The COVID-19 pandemic has changed people's lives and has brought society to a sudden standstill, with lockdowns and social distancing as the preferred preventative measures. To lift these measurements and reduce society's burden, developing an easy-to-use, rapid, and portable system to detect SARS-CoV-2 is mandatory. To this end, we developed a portable and semi-automated device for SARS-CoV-2 detection based on reverse transcription loop-mediated isothermal amplification followed by a CRISPR/Cas12a reaction. The device contains a heater element mounted on a printed circuit board, a cooler fan, a proportional integral derivative controller to control the temperature, and designated areas for 0.2 mL Eppendorf® PCR tubes. Our system has a limit of detection of 35 copies of the virus per microliter, which is significant and has the capability of being used in crisis centers, mobile laboratories, remote locations, or airports to diagnose individuals infected with SARS-CoV-2. We believe the current methodology that we have implemented in this article is beneficial for the early screening of infectious diseases, in which fast screening with high accuracy is necessary.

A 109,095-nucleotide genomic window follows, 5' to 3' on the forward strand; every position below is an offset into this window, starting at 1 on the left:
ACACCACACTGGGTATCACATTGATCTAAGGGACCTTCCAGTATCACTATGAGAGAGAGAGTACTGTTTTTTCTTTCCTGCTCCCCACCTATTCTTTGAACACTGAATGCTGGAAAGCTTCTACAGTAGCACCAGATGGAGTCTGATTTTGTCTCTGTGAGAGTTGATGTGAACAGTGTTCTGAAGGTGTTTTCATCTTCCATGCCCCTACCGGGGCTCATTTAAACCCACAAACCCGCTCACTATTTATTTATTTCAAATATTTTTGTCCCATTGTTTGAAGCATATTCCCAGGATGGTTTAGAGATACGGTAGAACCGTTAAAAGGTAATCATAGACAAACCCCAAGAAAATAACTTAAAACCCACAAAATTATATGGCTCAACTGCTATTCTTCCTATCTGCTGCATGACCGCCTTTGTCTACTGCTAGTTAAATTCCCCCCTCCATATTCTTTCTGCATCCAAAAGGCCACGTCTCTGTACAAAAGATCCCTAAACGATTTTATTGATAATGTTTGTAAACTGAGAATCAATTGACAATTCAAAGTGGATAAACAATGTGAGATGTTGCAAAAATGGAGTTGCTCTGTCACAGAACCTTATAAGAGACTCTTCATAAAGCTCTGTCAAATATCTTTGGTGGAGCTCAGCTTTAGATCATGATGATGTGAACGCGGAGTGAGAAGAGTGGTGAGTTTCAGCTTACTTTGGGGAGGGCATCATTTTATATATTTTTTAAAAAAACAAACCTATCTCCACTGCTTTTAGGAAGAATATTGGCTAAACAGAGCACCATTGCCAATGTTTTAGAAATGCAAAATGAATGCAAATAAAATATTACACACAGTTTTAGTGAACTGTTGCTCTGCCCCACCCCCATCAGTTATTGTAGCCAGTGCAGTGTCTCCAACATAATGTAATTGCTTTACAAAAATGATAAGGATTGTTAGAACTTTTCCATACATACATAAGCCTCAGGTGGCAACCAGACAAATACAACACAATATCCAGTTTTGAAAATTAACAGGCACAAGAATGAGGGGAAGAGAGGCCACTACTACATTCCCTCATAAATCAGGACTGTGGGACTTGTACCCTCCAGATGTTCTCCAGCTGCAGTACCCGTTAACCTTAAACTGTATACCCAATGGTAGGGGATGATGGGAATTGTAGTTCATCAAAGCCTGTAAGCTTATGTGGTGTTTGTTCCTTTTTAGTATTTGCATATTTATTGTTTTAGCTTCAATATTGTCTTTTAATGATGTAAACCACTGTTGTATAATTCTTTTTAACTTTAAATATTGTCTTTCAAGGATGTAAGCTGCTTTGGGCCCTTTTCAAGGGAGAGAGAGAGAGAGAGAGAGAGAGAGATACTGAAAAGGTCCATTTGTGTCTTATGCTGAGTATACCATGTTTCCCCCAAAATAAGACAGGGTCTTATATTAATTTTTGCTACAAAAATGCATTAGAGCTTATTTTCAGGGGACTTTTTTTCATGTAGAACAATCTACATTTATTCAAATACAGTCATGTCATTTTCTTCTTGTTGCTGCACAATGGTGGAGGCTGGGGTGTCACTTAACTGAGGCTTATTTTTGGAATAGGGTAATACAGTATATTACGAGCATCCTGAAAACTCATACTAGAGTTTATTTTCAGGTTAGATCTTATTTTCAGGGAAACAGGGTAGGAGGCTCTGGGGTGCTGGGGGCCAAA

Subject(s)
COVID-19/diagnosis , CRISPR-Cas Systems/genetics , Molecular Diagnostic Techniques/methods , Nucleic Acid Amplification Techniques/methods , SARS-CoV-2/genetics , COVID-19/virology , COVID-19 Testing/instrumentation , COVID-19 Testing/methods , Humans , Limit of Detection , Molecular Diagnostic Techniques/instrumentation , Nucleic Acid Amplification Techniques/instrumentation , Point-of-Care Systems , RNA, Viral/analysis , RNA, Viral/metabolism , SARS-CoV-2/isolation & purification
9.
Mikrochim Acta ; 188(10): 335, 2021 Sep 09.
Article in English | MEDLINE | ID: covidwho-1411927

ABSTRACT